The Ladies of Horror
Picture-Prompt Writing Challenge!
The lady of the marshes. I’ve heard too many tales about her for them all to be true, but I know to respect her and keep my distance while also making clear my presence when in the marshlands. Some on the island say she’s a ghost who preys on the souls of children, leeching part of our life force with every glance. Some of the younger ones say she actually drinks the blood of the marsh animals, some kind of woodland vampire. The oldest fishermen say that to look into her face is to curse yourself for life, and they avoid her waters. But I know there are many who don’t believe, and many who can’t see her no matter how hard they look. She chooses who can see her; I don’t know what kind of magic that is. I don’t know how she chooses or why I was chosen. All I know is that she cannot truly be alive, but I have seen her. I think she’s part of the marshes themselves—not the place, but the dark wildness that lives in places like that. In my dreams, I often recall the first time I saw her. It was the first time I was brave enough to go there alone, and I didn’t have an offering because I didn’t expect to see her. I wasn’t special enough. Not for her magic. But I wound through the shallow waters, exposed tree roots, and thick flora anyway. I felt pulled along this path, an invisible string winding its way through endless galaxies and multiverses to bring one world into the next. I noticed that I saw no animals on my way in, but I heard them, somewhere not far from me. I followed the sound. Rounding a tree, my heart stopped in my chest. I saw her island. Painted with flowers, garlanded with lichen and moss, and teeming with abundant life. In the midst of it stood a tall figure in a cloak of reeds and moss, facing away from me. Instantly I knew it was her, and that she was letting me see her. A stark-white hand reached back and pulled her cloak with her as she turned, so graceful she could have been a ballet dancer, or an angel. Inside the darkened hood was a long, heart-shaped face. The structure was skeletal, the skin a translucent green, but it did not frighten me. Her eyes glowed with white fire that told me I was safe. She stared at me for what felt like an eternity, then pulled back her hood and shook out her lichen-entangled hair. More life reached her skin when exposed to sunlight, but her true self was in those shadows. This was merely to comfort me. She reached out a hand and I took it, not realizing I’d been moving closer the entire time. The frogs, toads, and snakes moved out of my way as I approached her, the birds sang quieter, and butterflies alit all over me. Scorpions and spiders gathered close, and even the fish rose to the surface. A huge lizard peered at me from behind a rock. A dark shadow fell over us and I looked up to see a black leopard perched in a tree above us, lazily swinging her tail, eyes sparkling. I sat down beside the lady, still not speaking. Speaking isn’t necessary with her. She whispered my name aloud once—“Elizabeth”—and delicately alit on a tree stump. She deftly pulled reeds from the water, flowers from the vines crisscrossing the canopy above us, and pulled my hair up into a facsimile of the nature she commanded. She drew handfuls of white mud from the shallows and painted my face so it resembled hers, like you could see my skull through my skin. She pulled me to the edge of the water to see my reflection, and it was beautiful. The more I stared at my reflection, the more the human world seemed to fade away. It was so very small. She smiled at her work and motioned for me to wait. She used a stick to carve the outline of a fearsome dragon in the wet sand. My dragon. The dragon of crimson and jade that waits for me beneath the crashing waves beyond the northern cliffs. Her eyes glowed red when they met mine again, her face grave, and I understood; I had always understood. She pulled from her cloak a tiny bird made of blue moss the color of robins’ eggs, and placed it in my outstretched palm, where it fit perfectly.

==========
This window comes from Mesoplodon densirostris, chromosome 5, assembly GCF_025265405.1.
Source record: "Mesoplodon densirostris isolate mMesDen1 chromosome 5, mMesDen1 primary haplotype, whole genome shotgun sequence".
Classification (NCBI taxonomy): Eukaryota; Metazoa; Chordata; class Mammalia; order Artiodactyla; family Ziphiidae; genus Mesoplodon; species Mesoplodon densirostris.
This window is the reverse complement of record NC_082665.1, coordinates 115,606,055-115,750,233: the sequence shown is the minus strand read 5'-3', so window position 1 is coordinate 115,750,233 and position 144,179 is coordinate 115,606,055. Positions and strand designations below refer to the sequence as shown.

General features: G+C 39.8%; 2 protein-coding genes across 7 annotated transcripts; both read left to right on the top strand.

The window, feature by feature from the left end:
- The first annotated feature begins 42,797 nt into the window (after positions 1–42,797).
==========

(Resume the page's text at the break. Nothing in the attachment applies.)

Waves are illusions. Heights are only relative. To go down into the sea will make you fly one day, little bird. But only when you know the right words. I can always be found in the trees.
With that, she let go of my hand and walked into the water, submerging herself completely even though I knew it wasn’t deep, disappearing like smoke into aether, taking the animals with her but leaving the scintillating ghost of her magic behind. I stayed until the moon was high in the sky that night, and then I went home. My dreams of her have been constant since then. The comforting outline of her luminous skull, the reassurance of her cold, wet hands. She never spoke in my dreams, though, until last night. In the dream, I approached her as I always did, but instead of the usual response, she did not pull back her hood when she turned. She pulled me to her with both hands, eyes burning scarlet, and we crouched in a gathering of fronds. The calm was gone, replaced by a fear of time running out—not just opportunities lost, but worlds gone cold in the vastness of the universe.
The one you seek has already found you, but he is not your friend. Use what you gain in the room of stars, if you make it that far. Then fly, high and hard, to your destiny. For us all. The dragon of jade and crimson comes for us when the days turn to darkness. Be ready to counter this enemy with blood and blades, courage and cunning, for he is Death Beyond.
Before I could ask any questions, I awoke in a cold sweat. The dream was a message, one with a time limit, but would I know the right words? Had I heard the right instructions to save us? Her final words rang in my ears over and over.
Be ready…for he is Death Beyond.
Fiction © Copyright Ashley Davis
Image courtesy of Pixabay.com
Poetry by Ashley Davis can be found featured in the fall 2017 issue of
The Horror Zine